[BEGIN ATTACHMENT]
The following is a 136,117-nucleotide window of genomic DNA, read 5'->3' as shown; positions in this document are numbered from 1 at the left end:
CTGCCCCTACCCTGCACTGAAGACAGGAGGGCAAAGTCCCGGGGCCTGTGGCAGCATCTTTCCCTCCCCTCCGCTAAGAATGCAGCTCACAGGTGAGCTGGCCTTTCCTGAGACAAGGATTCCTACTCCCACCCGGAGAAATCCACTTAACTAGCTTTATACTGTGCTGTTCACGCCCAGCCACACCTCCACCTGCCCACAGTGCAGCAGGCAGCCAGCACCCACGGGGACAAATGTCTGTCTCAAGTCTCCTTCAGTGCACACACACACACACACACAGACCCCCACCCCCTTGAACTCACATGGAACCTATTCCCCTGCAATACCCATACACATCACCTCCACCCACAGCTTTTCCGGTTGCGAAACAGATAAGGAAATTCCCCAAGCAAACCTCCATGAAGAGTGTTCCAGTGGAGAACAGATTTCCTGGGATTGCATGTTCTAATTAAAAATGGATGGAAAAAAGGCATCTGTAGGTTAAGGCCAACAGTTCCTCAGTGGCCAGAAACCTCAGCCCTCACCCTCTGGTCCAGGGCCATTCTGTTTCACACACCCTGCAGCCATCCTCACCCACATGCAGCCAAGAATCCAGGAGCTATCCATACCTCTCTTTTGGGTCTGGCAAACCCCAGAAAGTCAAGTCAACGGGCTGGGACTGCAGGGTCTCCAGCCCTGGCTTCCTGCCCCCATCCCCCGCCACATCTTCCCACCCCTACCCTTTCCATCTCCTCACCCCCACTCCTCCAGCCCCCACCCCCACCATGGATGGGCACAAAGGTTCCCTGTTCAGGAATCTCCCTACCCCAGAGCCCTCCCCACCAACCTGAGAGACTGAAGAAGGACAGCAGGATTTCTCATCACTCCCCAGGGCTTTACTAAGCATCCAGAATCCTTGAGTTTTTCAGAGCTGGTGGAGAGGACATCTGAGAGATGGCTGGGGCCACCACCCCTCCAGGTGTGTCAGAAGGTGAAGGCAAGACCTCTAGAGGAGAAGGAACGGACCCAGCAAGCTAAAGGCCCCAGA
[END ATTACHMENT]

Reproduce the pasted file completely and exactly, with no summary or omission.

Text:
The following is a 136,117-nucleotide window of genomic DNA, read 5'->3' as shown; positions in this document are numbered from 1 at the left end:
CTGCCCCTACCCTGCACTGAAGACAGGAGGGCAAAGTCCCGGGGCCTGTGGCAGCATCTTTCCCTCCCCTCCGCTAAGAATGCAGCTCACAGGTGAGCTGGCCTTTCCTGAGACAAGGATTCCTACTCCCACCCGGAGAAATCCACTTAACTAGCTTTATACTGTGCTGTTCACGCCCAGCCACACCTCCACCTGCCCACAGTGCAGCAGGCAGCCAGCACCCACGGGGACAAATGTCTGTCTCAAGTCTCCTTCAGTGCACACACACACACACACACAGACCCCCACCCCCTTGAACTCACATGGAACCTATTCCCCTGCAATACCCATACACATCACCTCCACCCACAGCTTTTCCGGTTGCGAAACAGATAAGGAAATTCCCCAAGCAAACCTCCATGAAGAGTGTTCCAGTGGAGAACAGATTTCCTGGGATTGCATGTTCTAATTAAAAATGGATGGAAAAAAGGCATCTGTAGGTTAAGGCCAACAGTTCCTCAGTGGCCAGAAACCTCAGCCCTCACCCTCTGGTCCAGGGCCATTCTGTTTCACACACCCTGCAGCCATCCTCACCCACATGCAGCCAAGAATCCAGGAGCTATCCATACCTCTCTTTTGGGTCTGGCAAACCCCAGAAAGTCAAGTCAACGGGCTGGGACTGCAGGGTCTCCAGCCCTGGCTTCCTGCCCCCATCCCCCGCCACATCTTCCCACCCCTACCCTTTCCATCTCCTCACCCCCACTCCTCCAGCCCCCACCCCCACCATGGATGGGCACAAAGGTTCCCTGTTCAGGAATCTCCCTACCCCAGAGCCCTCCCCACCAACCTGAGAGACTGAAGAAGGACAGCAGGATTTCTCATCACTCCCCAGGGCTTTACTAAGCATCCAGAATCCTTGAGTTTTTCAGAGCTGGTGGAGAGGACATCTGAGAGATGGCTGGGGCCACCACCCCTCCAGGTGTGTCAGAAGGTGAAGGCAAGACCTCTAGAGGAGAAGGAACGGACCCAGCAAGCTAAAGGCCCCAGA